By Associated Press
After 2 1/2 years and 13 rounds of talks, negotiators have yet to tackle one of the biggest irritants for China’s trading partners — the status of politically favored state companies that dominate industries from banking to oil to telecoms.
Europe, Japan and other governments criticized Trump’s tactics but echo complaints that Beijing steals technology and breaks market-opening promises by subsidizing and shielding companies from competition.
Those complaints strike at the heart of a state-led development model Communist Party leaders see as the basis of China’s success.
They are building up “national champions” such as PetroChina Ltd. /zigman2/quotes/205108732/composite PTR +0.33% , Asia’s biggest oil producer, and China Mobile Ltd. /zigman2/quotes/200868736/delayed HK:941 +1.46% , the world’s biggest phone carrier by subscribers. The party in 2013 declared state industry the “core of the economy.”
Outside the state sector, the party is nurturing industrial leaders in solar power, electric cars, next-generation telecoms and other fields.
Beijing could offer to drop its claim to being a developing economy, a status it insists on despite having become one of the biggest manufacturers and a middle-income society, Leering said. Under WTO rules, that allows the Communist Party to protect industries and intervene more in the economy.
Giving that up “would be a very important gesture,” Leering said.
Trump’s opening shot in 2017 was a tax hike on $360 billion worth of Chinese imports. Beijing retaliated with tariff hikes and suspended soybean imports, hitting farm states that voted for Trump in 2016.
The U.S. trade deficit with China narrowed by by 19% in 2019 over a year earlier and by 15% in the first nine months of 2020.
That failed to achieve Trump’s goal of moving jobs to the United States. Importers shifted instead to Taiwan, Mexico and other suppliers. The total U.S. trade deficit dipped slightly in 2019, then rose nearly 14% through November last year.
Meanwhile, the Congressional Budget Office estimates tariff hikes cost the average U.S. household nearly $1,300 last year. Businesses postponed investments, undoing some of the benefits of Trump’s 2017 corporate tax cut.
A study by the U.S.-China Business Council and Oxford Economics found the U.S. economy lost 245,000 jobs due to the tariffs. It said even a modest reduction would create 145,000 jobs by 2025.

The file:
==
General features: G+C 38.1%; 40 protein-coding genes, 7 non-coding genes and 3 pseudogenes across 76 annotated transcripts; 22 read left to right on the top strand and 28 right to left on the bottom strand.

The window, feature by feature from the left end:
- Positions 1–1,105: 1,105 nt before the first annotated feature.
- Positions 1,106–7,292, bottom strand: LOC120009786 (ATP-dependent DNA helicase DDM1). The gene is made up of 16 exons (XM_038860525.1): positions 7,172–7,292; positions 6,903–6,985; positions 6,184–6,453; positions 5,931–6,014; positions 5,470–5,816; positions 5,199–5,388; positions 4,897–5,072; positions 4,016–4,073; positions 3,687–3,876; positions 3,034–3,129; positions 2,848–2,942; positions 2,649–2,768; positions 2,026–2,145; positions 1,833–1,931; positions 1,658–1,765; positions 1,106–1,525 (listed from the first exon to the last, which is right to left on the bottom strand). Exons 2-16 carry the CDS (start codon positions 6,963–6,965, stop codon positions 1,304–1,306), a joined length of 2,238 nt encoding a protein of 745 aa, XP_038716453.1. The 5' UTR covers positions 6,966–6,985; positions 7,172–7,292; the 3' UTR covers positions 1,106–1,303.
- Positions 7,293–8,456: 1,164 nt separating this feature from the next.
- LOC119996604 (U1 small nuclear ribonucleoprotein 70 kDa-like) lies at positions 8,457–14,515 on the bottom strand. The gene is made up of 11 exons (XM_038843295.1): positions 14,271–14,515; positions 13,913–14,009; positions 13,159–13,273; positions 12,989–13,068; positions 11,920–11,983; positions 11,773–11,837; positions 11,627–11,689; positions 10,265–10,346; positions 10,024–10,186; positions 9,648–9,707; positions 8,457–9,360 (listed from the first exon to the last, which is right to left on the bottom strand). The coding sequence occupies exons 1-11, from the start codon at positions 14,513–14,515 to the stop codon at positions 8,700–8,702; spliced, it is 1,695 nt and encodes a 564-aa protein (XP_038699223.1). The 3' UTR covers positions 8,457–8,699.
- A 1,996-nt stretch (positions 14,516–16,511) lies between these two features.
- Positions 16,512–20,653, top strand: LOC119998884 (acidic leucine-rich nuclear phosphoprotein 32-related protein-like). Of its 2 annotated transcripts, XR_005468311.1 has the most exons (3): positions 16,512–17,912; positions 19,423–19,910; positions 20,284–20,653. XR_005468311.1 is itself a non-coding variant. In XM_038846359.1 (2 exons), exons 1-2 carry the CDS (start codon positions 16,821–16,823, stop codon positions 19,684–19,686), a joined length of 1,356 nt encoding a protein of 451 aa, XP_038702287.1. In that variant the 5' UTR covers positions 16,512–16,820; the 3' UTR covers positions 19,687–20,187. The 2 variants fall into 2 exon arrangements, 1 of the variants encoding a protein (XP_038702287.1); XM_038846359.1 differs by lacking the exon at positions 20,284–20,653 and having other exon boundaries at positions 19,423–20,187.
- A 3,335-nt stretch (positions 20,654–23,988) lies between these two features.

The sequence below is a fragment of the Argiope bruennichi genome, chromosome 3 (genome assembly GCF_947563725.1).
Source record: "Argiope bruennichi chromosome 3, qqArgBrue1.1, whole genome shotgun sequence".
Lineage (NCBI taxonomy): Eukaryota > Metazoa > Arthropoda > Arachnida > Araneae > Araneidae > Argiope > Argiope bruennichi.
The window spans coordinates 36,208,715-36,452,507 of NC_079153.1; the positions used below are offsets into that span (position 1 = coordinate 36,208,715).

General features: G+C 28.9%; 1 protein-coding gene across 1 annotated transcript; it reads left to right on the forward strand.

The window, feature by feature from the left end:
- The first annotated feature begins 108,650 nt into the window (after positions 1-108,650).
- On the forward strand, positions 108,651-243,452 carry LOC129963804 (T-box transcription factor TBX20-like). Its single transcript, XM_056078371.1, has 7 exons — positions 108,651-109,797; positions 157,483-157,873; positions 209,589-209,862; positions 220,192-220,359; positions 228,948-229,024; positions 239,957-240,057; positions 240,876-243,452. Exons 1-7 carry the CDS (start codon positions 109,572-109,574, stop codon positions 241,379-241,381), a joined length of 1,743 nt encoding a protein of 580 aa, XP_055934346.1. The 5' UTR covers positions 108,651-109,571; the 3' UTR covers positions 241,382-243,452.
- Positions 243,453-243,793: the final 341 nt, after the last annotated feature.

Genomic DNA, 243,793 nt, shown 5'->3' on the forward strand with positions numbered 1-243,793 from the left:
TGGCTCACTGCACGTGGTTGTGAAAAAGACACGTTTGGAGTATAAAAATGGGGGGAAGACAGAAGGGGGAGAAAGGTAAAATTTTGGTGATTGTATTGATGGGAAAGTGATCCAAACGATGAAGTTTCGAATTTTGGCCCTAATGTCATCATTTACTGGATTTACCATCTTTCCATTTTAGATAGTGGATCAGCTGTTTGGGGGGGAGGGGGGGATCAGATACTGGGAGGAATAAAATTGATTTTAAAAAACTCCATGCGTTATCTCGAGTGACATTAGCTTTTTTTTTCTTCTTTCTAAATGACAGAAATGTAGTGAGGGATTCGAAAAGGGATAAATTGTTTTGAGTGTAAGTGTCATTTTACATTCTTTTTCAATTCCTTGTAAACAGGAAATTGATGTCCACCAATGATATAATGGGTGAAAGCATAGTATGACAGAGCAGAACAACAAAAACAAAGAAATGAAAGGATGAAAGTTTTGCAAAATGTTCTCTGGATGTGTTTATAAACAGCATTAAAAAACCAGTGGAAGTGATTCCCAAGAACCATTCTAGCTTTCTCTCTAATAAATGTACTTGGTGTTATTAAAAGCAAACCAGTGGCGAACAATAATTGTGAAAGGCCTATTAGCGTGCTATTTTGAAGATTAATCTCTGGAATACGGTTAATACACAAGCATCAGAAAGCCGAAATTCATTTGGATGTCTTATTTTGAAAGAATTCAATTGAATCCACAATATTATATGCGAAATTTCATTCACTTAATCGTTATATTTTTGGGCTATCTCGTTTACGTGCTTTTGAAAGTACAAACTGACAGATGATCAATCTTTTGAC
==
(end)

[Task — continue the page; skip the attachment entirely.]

Trump stepped up pressure by cutting off access to U.S. technology for telecom equipment giant Huawei Technologies Ltd. and other companies seen by American officials as possible security risks and a threat to U.S. industrial leadership. Americans were ordered to sell shares in Chinese companies Washington says have links to the military.
The Communist Party responded by vowing to accelerate its two-decade-old campaign to make China a self-reliant “technology power.”
Psaki, the White House spokeswoman, said Biden also was reviewing those issues but gave no indication of possible changes.
Biden wants to hold Beijing accountable for “unfair and illegal practices” and make sure American technology doesn’t facilitate its military buildup, Psaki said.
Biden’s envoys have the option of fine-tuning Trump’s penalties by dropping some in exchange for Chinese policy changes, said Kuijs. But he and other economists say rolling back tariffs and curbs on access to technology and financial markets is unlikely to be a priority.
“It is difficult to see a U.S. reversal of the recent hawkish trends in China policy,” Sylvia Sheng of JP Morgan Asset Management said in a report.
Tech curbs are unlikely to be eased because Washington “regards China as a competitor,” said Tu Xinquan, director of the Institute for WTO Studies at the University of International Business and Economics in Beijing.
Tariff cuts look like the only short-term option, Tu said. He said Biden could defend getting rid of taxes the World Trade Organization says were improperly imposed.
“In that case, he wouldn’t lose face,” said Tu.